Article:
Having patients schedule their own mammograms is much more efficient than requiring radiology staff to do the job and reduces the workload for these employees, according to data published this month.
In September 2019, Mayo Clinic’s primary care practice unveiled an application allowing patients to self-schedule their screening mammograms. Providers involved in the program analyzed one years’ worth of results and reported positive findings, along with some drawbacks, in the December issue of JMIR Medical Informatics.
Patient-scheduled exams, on average, required less than one action from staff, putting to rest the notion they would have to “clean up” appointments made online. Screening exams scheduled in-house, meanwhile, required additional work from staff members.
While app-based scheduling did slightly increase patient no-shows, Rochester, Minnesota-based researchers believe the benefits outweigh the downsides.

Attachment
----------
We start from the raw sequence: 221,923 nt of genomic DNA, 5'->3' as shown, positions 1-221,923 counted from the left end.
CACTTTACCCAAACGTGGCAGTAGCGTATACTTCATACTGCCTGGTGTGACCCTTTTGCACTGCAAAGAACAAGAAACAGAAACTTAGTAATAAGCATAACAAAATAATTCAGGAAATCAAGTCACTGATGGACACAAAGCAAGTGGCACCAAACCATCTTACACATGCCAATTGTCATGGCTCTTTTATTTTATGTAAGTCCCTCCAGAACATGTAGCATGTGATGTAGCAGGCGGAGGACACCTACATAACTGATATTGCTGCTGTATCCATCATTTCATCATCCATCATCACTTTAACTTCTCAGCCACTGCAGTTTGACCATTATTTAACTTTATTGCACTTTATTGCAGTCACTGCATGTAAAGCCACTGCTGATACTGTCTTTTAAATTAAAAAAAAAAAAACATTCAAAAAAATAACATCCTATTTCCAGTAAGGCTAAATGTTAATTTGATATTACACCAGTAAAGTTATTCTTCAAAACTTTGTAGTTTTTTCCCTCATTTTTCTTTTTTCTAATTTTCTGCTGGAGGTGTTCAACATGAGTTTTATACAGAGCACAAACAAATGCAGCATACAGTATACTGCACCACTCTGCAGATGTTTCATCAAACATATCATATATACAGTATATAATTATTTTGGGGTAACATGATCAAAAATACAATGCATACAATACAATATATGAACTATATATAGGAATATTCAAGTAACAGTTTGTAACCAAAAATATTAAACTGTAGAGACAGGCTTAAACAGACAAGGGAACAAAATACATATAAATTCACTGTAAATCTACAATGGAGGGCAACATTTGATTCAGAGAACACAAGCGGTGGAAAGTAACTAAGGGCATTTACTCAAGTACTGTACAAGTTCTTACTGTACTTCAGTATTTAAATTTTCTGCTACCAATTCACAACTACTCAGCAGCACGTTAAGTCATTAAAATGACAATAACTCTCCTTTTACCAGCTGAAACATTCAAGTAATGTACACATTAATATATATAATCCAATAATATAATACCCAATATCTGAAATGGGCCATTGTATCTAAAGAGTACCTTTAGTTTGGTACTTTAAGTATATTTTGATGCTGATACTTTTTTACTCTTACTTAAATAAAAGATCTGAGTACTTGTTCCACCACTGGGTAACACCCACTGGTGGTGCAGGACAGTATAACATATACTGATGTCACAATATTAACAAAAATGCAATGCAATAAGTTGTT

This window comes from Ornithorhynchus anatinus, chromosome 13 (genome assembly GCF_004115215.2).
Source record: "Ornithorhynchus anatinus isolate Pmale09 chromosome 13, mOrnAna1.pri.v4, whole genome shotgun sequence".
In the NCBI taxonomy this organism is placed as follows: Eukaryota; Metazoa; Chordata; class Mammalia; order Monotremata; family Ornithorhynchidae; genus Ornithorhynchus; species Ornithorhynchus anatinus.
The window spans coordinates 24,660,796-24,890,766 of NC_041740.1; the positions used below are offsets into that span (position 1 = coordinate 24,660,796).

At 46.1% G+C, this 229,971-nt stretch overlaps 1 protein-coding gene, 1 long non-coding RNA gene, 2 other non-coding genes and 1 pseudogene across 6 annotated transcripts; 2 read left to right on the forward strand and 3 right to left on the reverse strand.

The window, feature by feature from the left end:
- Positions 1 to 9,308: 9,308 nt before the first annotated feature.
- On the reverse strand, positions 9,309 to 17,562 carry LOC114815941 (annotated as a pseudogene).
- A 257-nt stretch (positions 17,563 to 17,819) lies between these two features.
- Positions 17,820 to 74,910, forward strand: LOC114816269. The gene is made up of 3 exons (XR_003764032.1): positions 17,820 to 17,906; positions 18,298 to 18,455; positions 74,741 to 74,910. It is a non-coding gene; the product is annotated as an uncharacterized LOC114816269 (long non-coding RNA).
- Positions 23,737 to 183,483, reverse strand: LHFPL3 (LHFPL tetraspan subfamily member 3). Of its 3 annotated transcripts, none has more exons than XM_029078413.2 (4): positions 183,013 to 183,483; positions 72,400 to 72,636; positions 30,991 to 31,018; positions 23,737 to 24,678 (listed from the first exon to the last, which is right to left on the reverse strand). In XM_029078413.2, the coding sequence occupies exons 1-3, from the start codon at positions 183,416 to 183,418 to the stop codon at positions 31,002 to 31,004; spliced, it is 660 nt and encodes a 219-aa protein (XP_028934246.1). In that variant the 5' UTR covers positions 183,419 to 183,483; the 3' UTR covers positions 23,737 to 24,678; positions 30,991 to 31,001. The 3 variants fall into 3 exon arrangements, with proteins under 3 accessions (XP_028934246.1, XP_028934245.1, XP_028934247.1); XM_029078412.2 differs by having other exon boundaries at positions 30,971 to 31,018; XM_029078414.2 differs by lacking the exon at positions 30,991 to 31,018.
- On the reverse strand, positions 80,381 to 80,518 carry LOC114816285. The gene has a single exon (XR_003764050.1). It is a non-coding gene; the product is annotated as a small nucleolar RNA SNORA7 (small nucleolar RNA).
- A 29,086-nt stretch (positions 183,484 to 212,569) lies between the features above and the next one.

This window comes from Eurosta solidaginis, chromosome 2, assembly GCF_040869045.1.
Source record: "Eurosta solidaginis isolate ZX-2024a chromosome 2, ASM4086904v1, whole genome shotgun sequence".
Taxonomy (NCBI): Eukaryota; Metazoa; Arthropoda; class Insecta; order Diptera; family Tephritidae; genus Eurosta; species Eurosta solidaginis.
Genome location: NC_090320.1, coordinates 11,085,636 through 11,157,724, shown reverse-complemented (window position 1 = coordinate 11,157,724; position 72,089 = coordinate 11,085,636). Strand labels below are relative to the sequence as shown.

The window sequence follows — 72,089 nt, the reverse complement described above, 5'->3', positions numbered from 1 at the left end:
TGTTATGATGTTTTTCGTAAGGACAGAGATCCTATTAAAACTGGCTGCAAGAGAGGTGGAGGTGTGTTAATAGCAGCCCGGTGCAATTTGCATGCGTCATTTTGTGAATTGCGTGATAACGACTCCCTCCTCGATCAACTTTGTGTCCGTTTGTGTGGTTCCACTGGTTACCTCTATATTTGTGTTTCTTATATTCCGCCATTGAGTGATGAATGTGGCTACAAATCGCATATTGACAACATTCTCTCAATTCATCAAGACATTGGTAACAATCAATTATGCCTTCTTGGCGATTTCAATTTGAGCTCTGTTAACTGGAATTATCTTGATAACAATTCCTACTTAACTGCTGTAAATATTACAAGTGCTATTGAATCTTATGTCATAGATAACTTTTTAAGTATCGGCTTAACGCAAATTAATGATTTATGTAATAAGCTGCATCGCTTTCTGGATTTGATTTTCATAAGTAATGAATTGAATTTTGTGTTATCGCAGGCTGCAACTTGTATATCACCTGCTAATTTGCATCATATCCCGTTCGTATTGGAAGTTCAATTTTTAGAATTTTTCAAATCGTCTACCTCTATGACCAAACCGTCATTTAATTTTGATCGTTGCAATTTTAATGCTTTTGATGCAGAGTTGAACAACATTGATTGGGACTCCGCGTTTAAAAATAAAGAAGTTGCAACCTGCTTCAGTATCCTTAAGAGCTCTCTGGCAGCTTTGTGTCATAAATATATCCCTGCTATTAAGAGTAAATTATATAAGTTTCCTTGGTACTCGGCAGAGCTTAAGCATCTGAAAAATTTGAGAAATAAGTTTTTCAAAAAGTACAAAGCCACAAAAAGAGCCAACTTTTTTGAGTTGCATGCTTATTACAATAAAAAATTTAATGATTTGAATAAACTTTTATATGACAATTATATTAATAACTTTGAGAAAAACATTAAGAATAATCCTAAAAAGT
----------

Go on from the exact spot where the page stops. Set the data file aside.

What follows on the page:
“Because automated bulk ordering of mammograms was part of the self-scheduling process, providers were freed up to do other activities besides ordering routine mammograms,” Frederick North, MD, with Mayo’s Department of Internal Medicine, and co-authors added. “As preventive services and other chronic care services take up an increasing amount of provider time, decreasing provider time for this activity is very important.”